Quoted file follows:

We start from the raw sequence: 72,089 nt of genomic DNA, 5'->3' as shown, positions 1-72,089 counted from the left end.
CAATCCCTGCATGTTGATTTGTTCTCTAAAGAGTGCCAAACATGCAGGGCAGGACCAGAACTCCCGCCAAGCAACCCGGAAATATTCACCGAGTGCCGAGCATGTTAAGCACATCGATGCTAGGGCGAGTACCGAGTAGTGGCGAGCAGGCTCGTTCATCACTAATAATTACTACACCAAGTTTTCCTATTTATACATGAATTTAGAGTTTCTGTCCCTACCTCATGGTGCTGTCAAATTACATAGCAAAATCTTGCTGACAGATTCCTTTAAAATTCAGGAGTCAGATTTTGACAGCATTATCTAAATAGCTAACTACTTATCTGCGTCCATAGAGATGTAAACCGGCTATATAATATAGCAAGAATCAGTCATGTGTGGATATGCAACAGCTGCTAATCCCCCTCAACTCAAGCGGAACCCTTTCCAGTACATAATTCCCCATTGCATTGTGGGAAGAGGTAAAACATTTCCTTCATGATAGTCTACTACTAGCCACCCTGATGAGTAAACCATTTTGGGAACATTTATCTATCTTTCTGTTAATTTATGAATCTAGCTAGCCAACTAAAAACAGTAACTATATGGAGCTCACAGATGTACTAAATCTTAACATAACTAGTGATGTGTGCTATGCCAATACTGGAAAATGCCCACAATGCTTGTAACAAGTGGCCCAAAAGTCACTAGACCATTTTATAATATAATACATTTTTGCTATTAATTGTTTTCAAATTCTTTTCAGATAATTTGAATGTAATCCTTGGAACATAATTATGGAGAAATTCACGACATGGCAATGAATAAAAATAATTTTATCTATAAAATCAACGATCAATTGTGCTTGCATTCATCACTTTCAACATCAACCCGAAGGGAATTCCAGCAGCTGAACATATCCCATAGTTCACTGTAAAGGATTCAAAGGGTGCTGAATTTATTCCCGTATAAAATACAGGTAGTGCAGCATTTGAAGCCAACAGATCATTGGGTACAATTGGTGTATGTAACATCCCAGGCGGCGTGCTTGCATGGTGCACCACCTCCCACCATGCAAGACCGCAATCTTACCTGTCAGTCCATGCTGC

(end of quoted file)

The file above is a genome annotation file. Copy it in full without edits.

We start from the raw sequence: 72,089 nt of genomic DNA, 5'->3' as shown, positions 1-72,089 counted from the left end.
CAATCCCTGCATGTTGATTTGTTCTCTAAAGAGTGCCAAACATGCAGGGCAGGACCAGAACTCCCGCCAAGCAACCCGGAAATATTCACCGAGTGCCGAGCATGTTAAGCACATCGATGCTAGGGCGAGTACCGAGTAGTGGCGAGCAGGCTCGTTCATCACTAATAATTACTACACCAAGTTTTCCTATTTATACATGAATTTAGAGTTTCTGTCCCTACCTCATGGTGCTGTCAAATTACATAGCAAAATCTTGCTGACAGATTCCTTTAAAATTCAGGAGTCAGATTTTGACAGCATTATCTAAATAGCTAACTACTTATCTGCGTCCATAGAGATGTAAACCGGCTATATAATATAGCAAGAATCAGTCATGTGTGGATATGCAACAGCTGCTAATCCCCCTCAACTCAAGCGGAACCCTTTCCAGTACATAATTCCCCATTGCATTGTGGGAAGAGGTAAAACATTTCCTTCATGATAGTCTACTACTAGCCACCCTGATGAGTAAACCATTTTGGGAACATTTATCTATCTTTCTGTTAATTTATGAATCTAGCTAGCCAACTAAAAACAGTAACTATATGGAGCTCACAGATGTACTAAATCTTAACATAACTAGTGATGTGTGCTATGCCAATACTGGAAAATGCCCACAATGCTTGTAACAAGTGGCCCAAAAGTCACTAGACCATTTTATAATATAATACATTTTTGCTATTAATTGTTTTCAAATTCTTTTCAGATAATTTGAATGTAATCCTTGGAACATAATTATGGAGAAATTCACGACATGGCAATGAATAAAAATAATTTTATCTATAAAATCAACGATCAATTGTGCTTGCATTCATCACTTTCAACATCAACCCGAAGGGAATTCCAGCAGCTGAACATATCCCATAGTTCACTGTAAAGGATTCAAAGGGTGCTGAATTTATTCCCGTATAAAATACAGGTAGTGCAGCATTTGAAGCCAACAGATCATTGGGTACAATTGGTGTATGTAACATCCCAGGCGGCGTGCTTGCATGGTGCACCACCTCCCACCATGCAAGACCGCAATCTTACCTGTCAGTCCATGCTGC